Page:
Beyond brand names and sizes probably the most talked about topic when it comes to ukulele is the wood they are made of. In fact, when you are on the path to buying your first uke, you will probably find your mind boggled at the choices.
The differences in wood discussions (and tonally, we are referring to the wood the body is made of) will tend to be either whether it's solid or laminate or what type of wood it is.
SOLID V LAMINATE
this refers to the thin pieces of wood that make up the top, back and sides of the body of the ukulele. In simple terms, solid wood is just that, a thin slice of wood taken in one piece, and laminate refers to thin veneers of wood glued together in a sandwich like plywood.
Solid wood will unarguably give you the better sweeter sound, and in many cases better volume. Without getting too techy its simply that the solid piece resonates and sings better than laminated wood.
Solid wood instruments are also much more expensive, so you will find the vast majority of cheap (under £100) instruments will be either all or part laminate (you can get instruments with solid tops but laminate back and sides which is a kind of halfway house)
The cheapest all solid wood instrument that I would recommend are those made by Brüko.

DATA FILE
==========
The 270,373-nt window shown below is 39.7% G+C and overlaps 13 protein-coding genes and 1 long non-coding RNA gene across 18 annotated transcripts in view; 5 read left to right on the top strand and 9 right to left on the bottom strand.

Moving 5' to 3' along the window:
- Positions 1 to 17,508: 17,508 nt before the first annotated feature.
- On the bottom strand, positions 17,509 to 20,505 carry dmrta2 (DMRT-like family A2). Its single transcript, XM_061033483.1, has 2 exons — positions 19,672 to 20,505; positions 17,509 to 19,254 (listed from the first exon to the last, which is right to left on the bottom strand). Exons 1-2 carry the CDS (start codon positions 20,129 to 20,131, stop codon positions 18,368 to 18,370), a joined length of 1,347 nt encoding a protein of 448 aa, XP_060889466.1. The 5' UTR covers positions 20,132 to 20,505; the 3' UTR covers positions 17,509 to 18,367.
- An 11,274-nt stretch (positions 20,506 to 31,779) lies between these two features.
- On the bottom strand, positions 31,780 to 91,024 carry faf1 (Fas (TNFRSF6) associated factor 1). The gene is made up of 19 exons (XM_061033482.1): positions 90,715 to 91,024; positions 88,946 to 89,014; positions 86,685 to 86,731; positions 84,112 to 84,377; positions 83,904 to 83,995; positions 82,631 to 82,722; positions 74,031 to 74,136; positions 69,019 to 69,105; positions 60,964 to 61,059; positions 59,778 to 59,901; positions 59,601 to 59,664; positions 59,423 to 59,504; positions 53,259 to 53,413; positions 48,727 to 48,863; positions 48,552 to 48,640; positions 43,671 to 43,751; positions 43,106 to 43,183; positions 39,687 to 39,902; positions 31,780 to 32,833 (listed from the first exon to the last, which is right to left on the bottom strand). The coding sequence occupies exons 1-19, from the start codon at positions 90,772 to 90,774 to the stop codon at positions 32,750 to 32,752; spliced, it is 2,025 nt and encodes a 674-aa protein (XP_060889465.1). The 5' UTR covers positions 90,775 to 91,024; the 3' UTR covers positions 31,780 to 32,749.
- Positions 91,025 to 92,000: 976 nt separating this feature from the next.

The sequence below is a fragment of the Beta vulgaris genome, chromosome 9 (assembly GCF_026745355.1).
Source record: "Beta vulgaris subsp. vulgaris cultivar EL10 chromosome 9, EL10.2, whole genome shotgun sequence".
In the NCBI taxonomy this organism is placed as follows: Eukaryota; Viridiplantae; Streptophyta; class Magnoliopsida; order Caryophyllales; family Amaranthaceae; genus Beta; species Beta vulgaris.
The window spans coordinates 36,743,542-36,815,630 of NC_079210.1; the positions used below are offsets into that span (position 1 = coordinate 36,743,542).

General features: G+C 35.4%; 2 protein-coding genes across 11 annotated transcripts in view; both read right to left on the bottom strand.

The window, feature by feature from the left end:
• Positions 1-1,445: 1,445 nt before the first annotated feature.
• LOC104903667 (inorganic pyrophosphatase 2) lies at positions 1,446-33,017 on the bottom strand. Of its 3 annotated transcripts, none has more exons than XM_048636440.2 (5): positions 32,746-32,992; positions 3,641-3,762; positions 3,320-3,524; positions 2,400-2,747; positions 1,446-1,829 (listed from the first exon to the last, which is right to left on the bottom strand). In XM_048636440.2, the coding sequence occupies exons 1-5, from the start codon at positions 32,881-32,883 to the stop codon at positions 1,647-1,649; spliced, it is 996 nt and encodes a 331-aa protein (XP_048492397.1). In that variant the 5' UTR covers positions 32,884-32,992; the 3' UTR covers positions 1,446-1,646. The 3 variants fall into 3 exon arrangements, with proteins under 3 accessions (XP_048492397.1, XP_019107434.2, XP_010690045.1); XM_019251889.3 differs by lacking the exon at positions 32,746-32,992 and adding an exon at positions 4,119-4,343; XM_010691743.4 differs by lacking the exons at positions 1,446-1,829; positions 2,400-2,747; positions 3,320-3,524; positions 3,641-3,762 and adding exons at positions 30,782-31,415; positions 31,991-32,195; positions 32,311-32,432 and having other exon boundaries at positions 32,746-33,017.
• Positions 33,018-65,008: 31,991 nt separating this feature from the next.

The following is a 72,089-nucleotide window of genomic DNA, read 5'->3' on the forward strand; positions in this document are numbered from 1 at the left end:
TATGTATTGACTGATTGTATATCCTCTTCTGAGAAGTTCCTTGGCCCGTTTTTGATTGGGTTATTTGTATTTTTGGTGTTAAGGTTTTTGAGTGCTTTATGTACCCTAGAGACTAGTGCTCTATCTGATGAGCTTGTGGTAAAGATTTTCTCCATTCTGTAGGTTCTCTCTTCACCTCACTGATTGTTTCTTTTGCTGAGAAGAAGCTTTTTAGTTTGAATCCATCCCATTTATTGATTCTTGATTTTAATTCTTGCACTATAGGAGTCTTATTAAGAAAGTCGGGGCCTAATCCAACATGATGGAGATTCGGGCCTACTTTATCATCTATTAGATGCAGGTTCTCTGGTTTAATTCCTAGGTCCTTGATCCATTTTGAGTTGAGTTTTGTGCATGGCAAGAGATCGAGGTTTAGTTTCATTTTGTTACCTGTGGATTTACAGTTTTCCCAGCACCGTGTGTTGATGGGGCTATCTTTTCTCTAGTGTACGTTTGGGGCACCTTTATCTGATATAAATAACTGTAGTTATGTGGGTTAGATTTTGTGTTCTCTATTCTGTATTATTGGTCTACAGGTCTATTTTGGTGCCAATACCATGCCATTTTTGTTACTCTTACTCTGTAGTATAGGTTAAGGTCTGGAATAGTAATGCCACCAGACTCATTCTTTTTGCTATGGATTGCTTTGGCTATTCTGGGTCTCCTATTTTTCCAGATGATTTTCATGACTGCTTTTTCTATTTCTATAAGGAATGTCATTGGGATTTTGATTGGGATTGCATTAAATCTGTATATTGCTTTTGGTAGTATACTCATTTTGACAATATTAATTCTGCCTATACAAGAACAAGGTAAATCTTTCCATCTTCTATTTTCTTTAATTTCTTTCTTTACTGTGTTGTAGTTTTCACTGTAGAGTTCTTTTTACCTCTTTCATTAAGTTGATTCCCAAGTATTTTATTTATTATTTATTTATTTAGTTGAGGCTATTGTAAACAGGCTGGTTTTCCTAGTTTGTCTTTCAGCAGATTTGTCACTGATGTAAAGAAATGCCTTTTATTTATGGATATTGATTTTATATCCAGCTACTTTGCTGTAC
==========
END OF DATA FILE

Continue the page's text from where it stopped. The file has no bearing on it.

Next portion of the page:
So is solid better? Well I'd have to say yes, and the expensive top end instruments are all solid. That said, if you are a beginner there are some great laminate instruments like the Lanikai range and the Makalas. Additionally (to confuse further) the superb instruments made by Fluke are actually laminate wood tops, but they get their signature sound from the design and plastic backs (more on that later)
TYPES OF WOOD
beyond the solid vs laminate discussion, you will also want to consider the type of wood. To be perfectly honest I think this is very subjective, wood type does change sound, but for better or worse depends totally on your ears - you need to try them out!
Also, at the very cheap end, with all laminates I'd argue that you don't need to worry at all.
If you are going solid though i suppose the most common wood is mahogany. As well as looking great, it gives a lovely warm tone. Other include spruce (bright tone) cedar and the traditional wood for ukuleles, koa. (be aware, solid koa instruments are hugely expensive!). You may also find woods like mango and acacia.
This player can't tell you what sounds good, or what looks nice to you ( these different woods all look totally different!) so have a play yourself.
If you are beginning and finding it difficult i think you really can't go wrong with mahogany though. Sounds good , looks good and is not too expensive.
other than the above which is mainly concerned with tone, you will find other woods for necks and fingerboards but these are just cosmetic factors.
Further confusion comes in plastic backed bodies like flea, fluke, applause and dolphins ( works very well in projecting sound) carbon fibre bodies, cigar box bodies but I suppose they are for another thread!